• In Unit 2, over the course of five weeks, students complete a full-text study of Animal Farm and read seven other partial texts, five of which are informational. The texts are all related to the unit title of “Taking a Stand.” Informational texts include Founding Documents of the United States of America, The Communist Manifesto, Ten Days That Shook the World, Hitler Youth: Growing Up in Hitler’s Shadow, Stalin: An Appraisal of the Man and His Influence, The Whisperers: Private Life in Stalin’s Russia, Stalin’s Folly: The Tragic First Ten Days of World War II, The Tehran Conference, November 28-December 1, Why I Write,and The Good Good Pig: The Extraordinary Life of Christopher Hogwood. Fiction texts include “The Internationale,” and The Book of Exodus. Students have opportunities to interact with these texts through whole class read-alouds, individual silent reading, First Reads, and Close Reads.
  • In Unit 3, students complete a First Read and a Close Read of “Shading the Earth” by Robert Kunzig. Students also complete one skill lesson on arguments and claims then complete a Close Read of the article to practice the skills. Students also complete a Blast in which they read information to make them think about what responsibility we have over what we create. In Unit 3, there is one full text study: Frankenstein. Throughout Unit 3, students read additional texts including “Prometheus: The Friend of Man,” “Worship the Spirit of Criticism: Address at the Pasteur Institute, The Immortal LIfe of Henrietta Lacks, Silent Spring, A Civil Action, “Einstein’s Letter to the President,” “Address to the Nation on the Explosion of the Space Shuttle Challenger,” “Address to Students at Moscow State University,” and “De-Extinction: The Science and Ethics of Bringing Lost Species Back to Life.”
  • In Unit 4, students complete a First Read and a Close Read of “Catch the Moon.” Students also complete a skill lesson on character, and then complete a Close Read of the poem to practice the skills. Students also complete a Blast in which they read information about the the impact of family. In Unit 4 there is a full text study on Night.. Throughout Unit 4, students read additional texts, including Plutarch’s Lives, Julius Caesar, “Civil Peace,” The Book Thief, Hotel Rwanda, “Dover Beach,” An American Childhood, and “Those Winter Sundays.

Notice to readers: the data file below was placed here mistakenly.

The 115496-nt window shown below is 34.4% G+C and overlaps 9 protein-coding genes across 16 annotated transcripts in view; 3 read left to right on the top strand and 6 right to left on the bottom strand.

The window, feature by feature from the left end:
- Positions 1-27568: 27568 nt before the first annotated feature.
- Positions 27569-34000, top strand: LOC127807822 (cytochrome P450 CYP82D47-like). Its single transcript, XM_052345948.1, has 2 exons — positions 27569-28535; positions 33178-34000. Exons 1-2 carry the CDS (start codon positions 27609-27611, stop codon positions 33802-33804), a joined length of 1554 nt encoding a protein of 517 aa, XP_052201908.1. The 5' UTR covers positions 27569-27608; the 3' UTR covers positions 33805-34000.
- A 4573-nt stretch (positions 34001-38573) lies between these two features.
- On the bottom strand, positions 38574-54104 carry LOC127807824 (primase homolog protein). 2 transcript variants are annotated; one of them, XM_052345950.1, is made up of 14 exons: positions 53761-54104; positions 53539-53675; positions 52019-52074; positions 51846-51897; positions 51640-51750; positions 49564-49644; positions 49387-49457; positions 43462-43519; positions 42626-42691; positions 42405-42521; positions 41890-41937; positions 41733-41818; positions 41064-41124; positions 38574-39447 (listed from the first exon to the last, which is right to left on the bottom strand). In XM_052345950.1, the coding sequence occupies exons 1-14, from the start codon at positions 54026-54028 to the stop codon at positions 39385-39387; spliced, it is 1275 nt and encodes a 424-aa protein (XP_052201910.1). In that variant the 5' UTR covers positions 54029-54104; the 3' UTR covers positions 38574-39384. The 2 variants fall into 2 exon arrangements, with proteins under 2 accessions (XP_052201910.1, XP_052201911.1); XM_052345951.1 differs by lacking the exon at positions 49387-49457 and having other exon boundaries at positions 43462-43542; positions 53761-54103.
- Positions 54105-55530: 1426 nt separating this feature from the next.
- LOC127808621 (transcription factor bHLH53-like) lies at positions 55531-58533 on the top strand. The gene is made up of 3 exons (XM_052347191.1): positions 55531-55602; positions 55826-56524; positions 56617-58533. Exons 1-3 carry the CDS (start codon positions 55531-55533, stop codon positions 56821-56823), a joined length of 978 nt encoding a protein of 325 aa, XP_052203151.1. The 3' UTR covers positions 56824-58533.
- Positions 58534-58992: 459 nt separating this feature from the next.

Criterion 1g - 1n

Materials provide opportunities for rich and rigorous evidence-based discussions and writing about texts to build strong literacy skills.
16/16
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Criterion Rating Details

The instructional materials reviewed for Grade 10 meet the criteria that most questions, tasks, and assignments are text dependent/specific, requiring students to engage with the text directly. Materials include both text-dependent and text-specific questions and tasks that help prepare students for each unit’s Extended Writing Task. Each unit provides frequent and varied opportunities for students to engage in whole class, small group, and peer-to-peer discussion that reference the text under study and incorporate the understanding and use of academic vocabulary and syntax. A Speaking and Listening Handbook provides teachers with explicit instructions on teaching and modeling collegial discussions, and strategies and handouts to guide students as they practice and assess evidence-based discussions. Students engage in on-demand writing via Blasts, constructed response questions that accompany the Close Read lesson of each text, as well as in the ELA Assessment PDF that is part of each grade level. The materials provide for a variety of writing tasks across the school year that vary in length and depth, tie to classroom texts and Big Ideas, and represent equally narrative, informative/explanatory, literary analysis, and argumentative writing. The materials provide students with writing activities that vary in length and purpose in response to a variety of texts. The Grammar and Composition Handbook focuses specifically on grammar and usage, with each chapter focusing on a specific grammar or usage skill. The lessons provide instructions, practice, and review, and the lessons and tasks build in complexity.

Indicator 1g

Most questions, tasks, and assignments are text dependent/specific, requiring students to engage with the text directly (drawing on textual evidence to support both what is explicit as well as valid inferences from the text).